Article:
Vitamin D And It’s Effects On Health

According to many medical specialists, vitamin D is the single vitamin that plays a vital role in our health. It is also one of the simplest solutions to many wide-ranging health problems and disorders. Known as the sunshine vitamin, it can also be produced in the body with mild sun exposure or consumed in food and supplements.

 

Vitamin D Benefits:

All The Beneficial Sides Of This Vital Vitamin

It is true that adequate vitamin D intake is important for our overall health - but also the regulation of calcium and phosphorus absorption in our body. That makes this vitamin an important one for healthy bones and teeth and is suggested to supply a protective effect against a number of diseases including cancer, type 1 diabetes as well as multiple sclerosis.
That basically makes vitamin D one of the most important vitamins that our body cannot live without. It supports the health of our immune system, regulates the insulin levels and aids the diabetes management. In the same time, it supports the lung functions and our cardiovascular health, all that while protecting our body from disorders and illnesses.

 

However, vitamin D is also considered to be a pro-hormone and not actually a vitamin. This comes from the fact that it can actually be produced in our body through the action of sunlight on the skin - while the vitamins and nutrients cannot be synthesized by the body must be acquired through food or supplements. That is why many experts say that even 5-10 minutes of sensible sun exposure allows the body the ability to produce sufficient vitamin D. Sunshine is therefore the best way to optimize your vitamin D levels without taking much food or supplements.
However, not everything is so 'shiny' about vitamin D - especially when it comes to its side effects.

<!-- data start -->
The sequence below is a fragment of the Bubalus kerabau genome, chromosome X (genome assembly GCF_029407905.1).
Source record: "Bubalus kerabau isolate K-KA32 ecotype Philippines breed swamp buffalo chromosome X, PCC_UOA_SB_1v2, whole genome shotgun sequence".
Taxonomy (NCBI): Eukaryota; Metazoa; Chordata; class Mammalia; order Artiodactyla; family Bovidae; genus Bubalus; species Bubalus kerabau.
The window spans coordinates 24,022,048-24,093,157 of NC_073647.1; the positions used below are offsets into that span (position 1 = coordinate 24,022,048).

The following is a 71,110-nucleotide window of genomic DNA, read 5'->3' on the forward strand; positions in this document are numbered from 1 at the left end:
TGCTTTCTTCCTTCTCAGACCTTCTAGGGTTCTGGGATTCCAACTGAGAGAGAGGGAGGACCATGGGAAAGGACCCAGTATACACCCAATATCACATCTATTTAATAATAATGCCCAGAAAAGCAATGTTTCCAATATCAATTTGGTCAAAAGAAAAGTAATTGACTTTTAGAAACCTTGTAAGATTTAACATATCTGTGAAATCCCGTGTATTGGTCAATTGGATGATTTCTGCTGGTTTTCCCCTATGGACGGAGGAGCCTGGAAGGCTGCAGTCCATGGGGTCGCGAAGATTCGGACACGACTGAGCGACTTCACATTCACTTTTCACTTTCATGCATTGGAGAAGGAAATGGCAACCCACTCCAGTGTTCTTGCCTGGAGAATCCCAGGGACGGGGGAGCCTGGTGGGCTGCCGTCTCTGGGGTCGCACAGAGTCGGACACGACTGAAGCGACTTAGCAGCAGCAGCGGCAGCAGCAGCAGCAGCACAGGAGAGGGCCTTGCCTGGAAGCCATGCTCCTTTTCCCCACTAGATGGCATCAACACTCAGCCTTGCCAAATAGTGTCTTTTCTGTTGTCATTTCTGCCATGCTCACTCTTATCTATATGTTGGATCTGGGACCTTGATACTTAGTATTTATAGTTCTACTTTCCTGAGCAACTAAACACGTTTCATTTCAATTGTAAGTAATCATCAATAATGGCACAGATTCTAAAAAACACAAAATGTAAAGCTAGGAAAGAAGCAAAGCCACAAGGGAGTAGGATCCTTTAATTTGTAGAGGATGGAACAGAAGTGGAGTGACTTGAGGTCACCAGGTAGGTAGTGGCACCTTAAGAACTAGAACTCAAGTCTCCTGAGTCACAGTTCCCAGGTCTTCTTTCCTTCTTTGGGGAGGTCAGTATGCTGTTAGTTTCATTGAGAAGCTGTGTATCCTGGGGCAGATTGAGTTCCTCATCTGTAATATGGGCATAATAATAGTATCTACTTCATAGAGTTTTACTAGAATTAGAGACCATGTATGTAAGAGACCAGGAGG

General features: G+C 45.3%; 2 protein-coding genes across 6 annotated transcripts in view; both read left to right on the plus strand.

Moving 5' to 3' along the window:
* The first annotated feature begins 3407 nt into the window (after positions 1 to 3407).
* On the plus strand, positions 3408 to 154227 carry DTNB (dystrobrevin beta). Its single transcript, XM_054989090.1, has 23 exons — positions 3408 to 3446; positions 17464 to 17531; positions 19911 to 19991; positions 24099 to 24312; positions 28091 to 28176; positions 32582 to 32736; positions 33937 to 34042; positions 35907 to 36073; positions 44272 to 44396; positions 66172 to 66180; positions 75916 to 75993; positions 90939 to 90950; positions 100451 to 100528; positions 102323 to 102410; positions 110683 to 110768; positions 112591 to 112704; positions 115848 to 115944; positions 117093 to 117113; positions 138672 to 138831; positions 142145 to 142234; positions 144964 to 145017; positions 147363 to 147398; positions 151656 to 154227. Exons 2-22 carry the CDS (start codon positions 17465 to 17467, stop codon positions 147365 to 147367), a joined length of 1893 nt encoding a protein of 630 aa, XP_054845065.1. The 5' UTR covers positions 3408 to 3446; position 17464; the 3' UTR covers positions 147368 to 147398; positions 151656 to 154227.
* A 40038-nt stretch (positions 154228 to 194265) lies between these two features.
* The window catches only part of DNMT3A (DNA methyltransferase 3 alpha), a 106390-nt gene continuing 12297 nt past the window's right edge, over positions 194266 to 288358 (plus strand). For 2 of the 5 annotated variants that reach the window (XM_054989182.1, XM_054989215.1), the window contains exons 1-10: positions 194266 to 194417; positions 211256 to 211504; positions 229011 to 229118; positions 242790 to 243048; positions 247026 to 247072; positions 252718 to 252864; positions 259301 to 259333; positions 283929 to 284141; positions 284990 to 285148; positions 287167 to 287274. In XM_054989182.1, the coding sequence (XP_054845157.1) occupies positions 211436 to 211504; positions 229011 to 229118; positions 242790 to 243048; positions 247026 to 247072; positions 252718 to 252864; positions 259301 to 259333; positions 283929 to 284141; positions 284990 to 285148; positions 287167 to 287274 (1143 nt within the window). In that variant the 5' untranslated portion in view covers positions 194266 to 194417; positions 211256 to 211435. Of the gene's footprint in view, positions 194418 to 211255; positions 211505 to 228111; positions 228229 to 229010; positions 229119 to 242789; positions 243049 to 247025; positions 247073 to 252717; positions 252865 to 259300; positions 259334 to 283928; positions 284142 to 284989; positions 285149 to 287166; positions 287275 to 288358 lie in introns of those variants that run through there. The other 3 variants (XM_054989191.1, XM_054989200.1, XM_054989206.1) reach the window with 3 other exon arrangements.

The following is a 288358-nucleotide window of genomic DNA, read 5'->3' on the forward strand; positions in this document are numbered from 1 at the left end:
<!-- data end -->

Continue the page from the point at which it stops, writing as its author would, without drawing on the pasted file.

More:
The Vitamin D Side Effects

Since it is a fat-soluble vitamin (meaning that it is stored in our fatty tissue), vitamin D can also produce some side effects. For some people, it can even cause an allergic skin reaction and affect the blood sugar levels for diabetics.

 

While it doesn't directly produce them, vitamin D should be avoided by people who are experiencing immune disorders, kidney problems and kidney stones, heart diseases and other heart problems, thyroid problems, lung disorders, liver disease, stomach issues, skin and musculoskeletal disorders.
Additionally, excessive amounts of vitamin D in the body may lead to toxicity, which can also cause serious problems such as kidney failure, abnormal heart rhythms or even coma. However, sunlight is not directly related to this toxicity, which is only present when vitamin D is obtained from foods and supplements.


The side effects related to vitamin D and overconsuming it include kidney stones, confusion or disorientation, muscle weaknesses, bone pain, weight loss or poor appetite, extreme thirst, frequent urination, fatigue, nausea, vomiting or constipation.

 

A Final Word

As beneficial as it is to our body, vitamin D can still bring some side effects to the story - which is why you should never over-consume the foods rich with it (milk, breakfast cereals, yogurt, margarine, soy drinks, orange juice) but always get your weekly dose through sun exposure.